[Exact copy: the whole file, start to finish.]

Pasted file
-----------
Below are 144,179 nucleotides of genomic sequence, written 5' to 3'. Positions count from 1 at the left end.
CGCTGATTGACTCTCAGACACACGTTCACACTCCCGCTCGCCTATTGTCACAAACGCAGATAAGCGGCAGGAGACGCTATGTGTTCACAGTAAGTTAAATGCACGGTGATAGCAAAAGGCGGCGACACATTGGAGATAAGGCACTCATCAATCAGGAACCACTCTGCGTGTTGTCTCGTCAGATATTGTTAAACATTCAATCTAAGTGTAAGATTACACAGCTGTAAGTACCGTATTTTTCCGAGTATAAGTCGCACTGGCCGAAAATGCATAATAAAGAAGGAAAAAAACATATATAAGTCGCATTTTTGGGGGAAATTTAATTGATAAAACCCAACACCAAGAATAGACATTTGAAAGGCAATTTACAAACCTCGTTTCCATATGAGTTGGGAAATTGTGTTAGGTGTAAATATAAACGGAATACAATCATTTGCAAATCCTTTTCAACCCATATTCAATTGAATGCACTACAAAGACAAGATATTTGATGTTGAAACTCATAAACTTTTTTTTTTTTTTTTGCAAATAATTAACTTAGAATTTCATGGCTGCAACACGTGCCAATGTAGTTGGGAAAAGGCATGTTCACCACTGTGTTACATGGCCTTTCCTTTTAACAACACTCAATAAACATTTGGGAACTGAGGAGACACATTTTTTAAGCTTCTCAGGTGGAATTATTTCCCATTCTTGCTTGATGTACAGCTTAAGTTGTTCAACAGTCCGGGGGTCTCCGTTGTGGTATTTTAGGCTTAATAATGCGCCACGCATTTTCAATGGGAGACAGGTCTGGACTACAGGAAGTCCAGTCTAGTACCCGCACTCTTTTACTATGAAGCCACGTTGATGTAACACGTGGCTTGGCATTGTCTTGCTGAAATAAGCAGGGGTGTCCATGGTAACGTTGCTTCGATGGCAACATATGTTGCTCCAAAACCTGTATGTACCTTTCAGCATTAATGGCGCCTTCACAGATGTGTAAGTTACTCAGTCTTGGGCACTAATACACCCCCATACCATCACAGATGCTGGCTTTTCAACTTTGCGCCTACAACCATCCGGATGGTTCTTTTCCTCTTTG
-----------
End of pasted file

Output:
Below are 144,179 nucleotides of genomic sequence, written 5' to 3'. Positions count from 1 at the left end.
CGCTGATTGACTCTCAGACACACGTTCACACTCCCGCTCGCCTATTGTCACAAACGCAGATAAGCGGCAGGAGACGCTATGTGTTCACAGTAAGTTAAATGCACGGTGATAGCAAAAGGCGGCGACACATTGGAGATAAGGCACTCATCAATCAGGAACCACTCTGCGTGTTGTCTCGTCAGATATTGTTAAACATTCAATCTAAGTGTAAGATTACACAGCTGTAAGTACCGTATTTTTCCGAGTATAAGTCGCACTGGCCGAAAATGCATAATAAAGAAGGAAAAAAACATATATAAGTCGCATTTTTGGGGGAAATTTAATTGATAAAACCCAACACCAAGAATAGACATTTGAAAGGCAATTTACAAACCTCGTTTCCATATGAGTTGGGAAATTGTGTTAGGTGTAAATATAAACGGAATACAATCATTTGCAAATCCTTTTCAACCCATATTCAATTGAATGCACTACAAAGACAAGATATTTGATGTTGAAACTCATAAACTTTTTTTTTTTTTTTTGCAAATAATTAACTTAGAATTTCATGGCTGCAACACGTGCCAATGTAGTTGGGAAAAGGCATGTTCACCACTGTGTTACATGGCCTTTCCTTTTAACAACACTCAATAAACATTTGGGAACTGAGGAGACACATTTTTTAAGCTTCTCAGGTGGAATTATTTCCCATTCTTGCTTGATGTACAGCTTAAGTTGTTCAACAGTCCGGGGGTCTCCGTTGTGGTATTTTAGGCTTAATAATGCGCCACGCATTTTCAATGGGAGACAGGTCTGGACTACAGGAAGTCCAGTCTAGTACCCGCACTCTTTTACTATGAAGCCACGTTGATGTAACACGTGGCTTGGCATTGTCTTGCTGAAATAAGCAGGGGTGTCCATGGTAACGTTGCTTCGATGGCAACATATGTTGCTCCAAAACCTGTATGTACCTTTCAGCATTAATGGCGCCTTCACAGATGTGTAAGTTACTCAGTCTTGGGCACTAATACACCCCCATACCATCACAGATGCTGGCTTTTCAACTTTGCGCCTACAACCATCCGGATGGTTCTTTTCCTCTTTG